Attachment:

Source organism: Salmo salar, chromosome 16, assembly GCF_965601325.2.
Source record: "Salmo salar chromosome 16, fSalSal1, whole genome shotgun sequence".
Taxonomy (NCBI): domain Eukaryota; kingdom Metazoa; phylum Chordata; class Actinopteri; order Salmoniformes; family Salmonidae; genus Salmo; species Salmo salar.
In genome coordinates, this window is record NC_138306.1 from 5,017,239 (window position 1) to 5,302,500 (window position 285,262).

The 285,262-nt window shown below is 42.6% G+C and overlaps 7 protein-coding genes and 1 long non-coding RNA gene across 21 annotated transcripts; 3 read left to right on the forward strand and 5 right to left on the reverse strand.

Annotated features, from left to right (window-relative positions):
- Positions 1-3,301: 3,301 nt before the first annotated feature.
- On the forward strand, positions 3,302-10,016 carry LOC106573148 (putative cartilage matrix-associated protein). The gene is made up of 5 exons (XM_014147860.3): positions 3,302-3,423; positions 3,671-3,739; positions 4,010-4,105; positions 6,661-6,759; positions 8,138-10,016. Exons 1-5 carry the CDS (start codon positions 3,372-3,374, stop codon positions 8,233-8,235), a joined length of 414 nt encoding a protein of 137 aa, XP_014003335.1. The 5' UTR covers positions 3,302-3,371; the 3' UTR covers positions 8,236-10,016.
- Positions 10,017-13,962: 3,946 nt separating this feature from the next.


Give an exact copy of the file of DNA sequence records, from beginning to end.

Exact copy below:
Source organism: Salmo salar, chromosome 16, assembly GCF_965601325.2.
Source record: "Salmo salar chromosome 16, fSalSal1, whole genome shotgun sequence".
Taxonomy (NCBI): domain Eukaryota; kingdom Metazoa; phylum Chordata; class Actinopteri; order Salmoniformes; family Salmonidae; genus Salmo; species Salmo salar.
In genome coordinates, this window is record NC_138306.1 from 5,017,239 (window position 1) to 5,302,500 (window position 285,262).

The 285,262-nt window shown below is 42.6% G+C and overlaps 7 protein-coding genes and 1 long non-coding RNA gene across 21 annotated transcripts; 3 read left to right on the forward strand and 5 right to left on the reverse strand.

Annotated features, from left to right (window-relative positions):
- Positions 1-3,301: 3,301 nt before the first annotated feature.
- On the forward strand, positions 3,302-10,016 carry LOC106573148 (putative cartilage matrix-associated protein). The gene is made up of 5 exons (XM_014147860.3): positions 3,302-3,423; positions 3,671-3,739; positions 4,010-4,105; positions 6,661-6,759; positions 8,138-10,016. Exons 1-5 carry the CDS (start codon positions 3,372-3,374, stop codon positions 8,233-8,235), a joined length of 414 nt encoding a protein of 137 aa, XP_014003335.1. The 5' UTR covers positions 3,302-3,371; the 3' UTR covers positions 8,236-10,016.
- Positions 10,017-13,962: 3,946 nt separating this feature from the next.